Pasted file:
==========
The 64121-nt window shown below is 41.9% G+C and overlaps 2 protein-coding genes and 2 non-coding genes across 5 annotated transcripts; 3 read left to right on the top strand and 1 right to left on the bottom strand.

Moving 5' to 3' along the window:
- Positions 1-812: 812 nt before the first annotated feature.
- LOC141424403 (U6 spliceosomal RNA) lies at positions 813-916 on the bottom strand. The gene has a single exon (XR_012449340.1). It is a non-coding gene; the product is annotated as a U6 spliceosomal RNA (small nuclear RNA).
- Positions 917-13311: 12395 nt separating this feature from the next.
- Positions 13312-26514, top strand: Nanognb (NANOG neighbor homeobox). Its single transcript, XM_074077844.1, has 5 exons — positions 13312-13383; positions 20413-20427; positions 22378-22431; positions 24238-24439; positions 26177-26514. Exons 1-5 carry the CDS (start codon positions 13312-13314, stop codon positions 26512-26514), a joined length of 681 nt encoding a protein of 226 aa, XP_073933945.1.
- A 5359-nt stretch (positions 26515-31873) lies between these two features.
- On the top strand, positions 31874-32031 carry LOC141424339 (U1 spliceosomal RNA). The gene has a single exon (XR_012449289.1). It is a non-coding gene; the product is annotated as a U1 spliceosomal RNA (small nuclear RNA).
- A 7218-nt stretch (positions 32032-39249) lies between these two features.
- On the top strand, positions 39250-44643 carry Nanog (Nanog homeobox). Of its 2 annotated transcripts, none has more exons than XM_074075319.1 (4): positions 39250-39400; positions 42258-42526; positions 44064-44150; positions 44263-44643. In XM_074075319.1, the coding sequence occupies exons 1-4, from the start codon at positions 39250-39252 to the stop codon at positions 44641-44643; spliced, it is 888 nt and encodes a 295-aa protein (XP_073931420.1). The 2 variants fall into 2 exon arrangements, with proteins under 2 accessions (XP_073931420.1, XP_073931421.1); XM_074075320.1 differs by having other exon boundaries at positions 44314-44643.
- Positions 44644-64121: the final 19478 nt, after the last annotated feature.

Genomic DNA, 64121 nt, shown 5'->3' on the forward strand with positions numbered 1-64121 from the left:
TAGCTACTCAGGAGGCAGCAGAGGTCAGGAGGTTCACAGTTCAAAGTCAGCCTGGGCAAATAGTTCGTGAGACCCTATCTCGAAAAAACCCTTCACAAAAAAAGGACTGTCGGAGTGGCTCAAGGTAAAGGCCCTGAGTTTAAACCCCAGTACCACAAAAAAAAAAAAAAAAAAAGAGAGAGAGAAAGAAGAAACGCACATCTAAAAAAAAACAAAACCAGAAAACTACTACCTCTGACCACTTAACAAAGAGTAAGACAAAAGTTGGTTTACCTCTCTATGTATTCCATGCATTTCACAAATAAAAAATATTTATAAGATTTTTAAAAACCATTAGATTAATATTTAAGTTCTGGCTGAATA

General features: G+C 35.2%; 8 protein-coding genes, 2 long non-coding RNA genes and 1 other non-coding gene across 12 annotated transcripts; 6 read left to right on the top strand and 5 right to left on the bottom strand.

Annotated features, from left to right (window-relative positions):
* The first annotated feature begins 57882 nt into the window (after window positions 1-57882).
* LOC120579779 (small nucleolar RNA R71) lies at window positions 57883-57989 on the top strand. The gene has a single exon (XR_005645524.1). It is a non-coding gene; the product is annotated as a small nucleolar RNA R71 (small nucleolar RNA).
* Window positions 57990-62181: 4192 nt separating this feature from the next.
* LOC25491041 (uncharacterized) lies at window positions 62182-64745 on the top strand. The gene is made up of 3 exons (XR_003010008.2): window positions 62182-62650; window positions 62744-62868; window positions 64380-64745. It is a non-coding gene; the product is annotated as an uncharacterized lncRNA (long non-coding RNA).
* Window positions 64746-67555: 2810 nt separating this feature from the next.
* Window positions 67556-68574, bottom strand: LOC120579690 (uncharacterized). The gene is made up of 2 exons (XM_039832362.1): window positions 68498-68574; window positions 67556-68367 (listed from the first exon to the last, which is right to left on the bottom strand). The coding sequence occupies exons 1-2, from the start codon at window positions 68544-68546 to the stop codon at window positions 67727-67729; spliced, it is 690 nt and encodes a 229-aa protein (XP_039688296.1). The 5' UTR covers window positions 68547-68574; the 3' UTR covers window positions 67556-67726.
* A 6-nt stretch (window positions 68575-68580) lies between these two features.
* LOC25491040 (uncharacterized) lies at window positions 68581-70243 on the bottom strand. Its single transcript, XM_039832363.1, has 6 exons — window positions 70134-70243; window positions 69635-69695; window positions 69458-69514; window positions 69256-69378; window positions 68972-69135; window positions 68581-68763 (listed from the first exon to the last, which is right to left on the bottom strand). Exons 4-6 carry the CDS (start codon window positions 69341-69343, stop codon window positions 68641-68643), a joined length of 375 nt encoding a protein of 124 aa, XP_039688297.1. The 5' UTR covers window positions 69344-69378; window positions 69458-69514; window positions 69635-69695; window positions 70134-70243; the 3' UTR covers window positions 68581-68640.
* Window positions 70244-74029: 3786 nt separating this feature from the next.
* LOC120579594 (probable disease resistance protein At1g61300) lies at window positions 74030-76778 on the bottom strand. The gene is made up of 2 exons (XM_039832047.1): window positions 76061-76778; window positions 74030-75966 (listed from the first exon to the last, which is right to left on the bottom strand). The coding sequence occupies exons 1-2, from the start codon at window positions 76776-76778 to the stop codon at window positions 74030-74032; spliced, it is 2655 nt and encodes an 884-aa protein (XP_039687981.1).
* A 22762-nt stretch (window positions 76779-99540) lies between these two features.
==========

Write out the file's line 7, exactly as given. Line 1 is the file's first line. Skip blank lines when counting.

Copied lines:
- A 5359-nt stretch (positions 26515-31873) lies between these two features.